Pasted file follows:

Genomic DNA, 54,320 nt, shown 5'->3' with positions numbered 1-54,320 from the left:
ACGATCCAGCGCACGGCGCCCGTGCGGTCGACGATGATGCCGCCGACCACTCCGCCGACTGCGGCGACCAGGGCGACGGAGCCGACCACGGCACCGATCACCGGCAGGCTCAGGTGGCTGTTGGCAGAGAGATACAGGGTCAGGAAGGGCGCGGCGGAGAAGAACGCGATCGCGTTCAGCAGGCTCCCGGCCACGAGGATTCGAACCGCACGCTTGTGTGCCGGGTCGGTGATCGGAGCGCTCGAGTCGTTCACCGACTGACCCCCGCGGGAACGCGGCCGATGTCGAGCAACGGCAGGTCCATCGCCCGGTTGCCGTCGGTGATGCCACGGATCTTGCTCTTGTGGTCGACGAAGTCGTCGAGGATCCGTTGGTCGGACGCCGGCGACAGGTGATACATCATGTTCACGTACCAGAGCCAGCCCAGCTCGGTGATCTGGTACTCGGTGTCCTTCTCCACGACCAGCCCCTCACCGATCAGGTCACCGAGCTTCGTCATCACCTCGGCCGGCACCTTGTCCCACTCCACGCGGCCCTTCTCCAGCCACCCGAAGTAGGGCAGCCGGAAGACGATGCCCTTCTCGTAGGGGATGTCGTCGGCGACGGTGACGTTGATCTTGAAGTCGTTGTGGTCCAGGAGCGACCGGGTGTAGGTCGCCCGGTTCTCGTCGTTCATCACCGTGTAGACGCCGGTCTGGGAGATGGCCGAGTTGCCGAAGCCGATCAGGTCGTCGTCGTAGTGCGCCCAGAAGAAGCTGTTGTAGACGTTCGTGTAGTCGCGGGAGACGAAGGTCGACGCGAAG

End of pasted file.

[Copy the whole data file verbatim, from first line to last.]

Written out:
Genomic DNA, 54,320 nt, shown 5'->3' with positions numbered 1-54,320 from the left:
ACGATCCAGCGCACGGCGCCCGTGCGGTCGACGATGATGCCGCCGACCACTCCGCCGACTGCGGCGACCAGGGCGACGGAGCCGACCACGGCACCGATCACCGGCAGGCTCAGGTGGCTGTTGGCAGAGAGATACAGGGTCAGGAAGGGCGCGGCGGAGAAGAACGCGATCGCGTTCAGCAGGCTCCCGGCCACGAGGATTCGAACCGCACGCTTGTGTGCCGGGTCGGTGATCGGAGCGCTCGAGTCGTTCACCGACTGACCCCCGCGGGAACGCGGCCGATGTCGAGCAACGGCAGGTCCATCGCCCGGTTGCCGTCGGTGATGCCACGGATCTTGCTCTTGTGGTCGACGAAGTCGTCGAGGATCCGTTGGTCGGACGCCGGCGACAGGTGATACATCATGTTCACGTACCAGAGCCAGCCCAGCTCGGTGATCTGGTACTCGGTGTCCTTCTCCACGACCAGCCCCTCACCGATCAGGTCACCGAGCTTCGTCATCACCTCGGCCGGCACCTTGTCCCACTCCACGCGGCCCTTCTCCAGCCACCCGAAGTAGGGCAGCCGGAAGACGATGCCCTTCTCGTAGGGGATGTCGTCGGCGACGGTGACGTTGATCTTGAAGTCGTTGTGGTCCAGGAGCGACCGGGTGTAGGTCGCCCGGTTCTCGTCGTTCATCACCGTGTAGACGCCGGTCTGGGAGATGGCCGAGTTGCCGAAGCCGATCAGGTCGTCGTCGTAGTGCGCCCAGAAGAAGCTGTTGTAGACGTTCGTGTAGTCGCGGGAGACGAAGGTCGACGCGAAG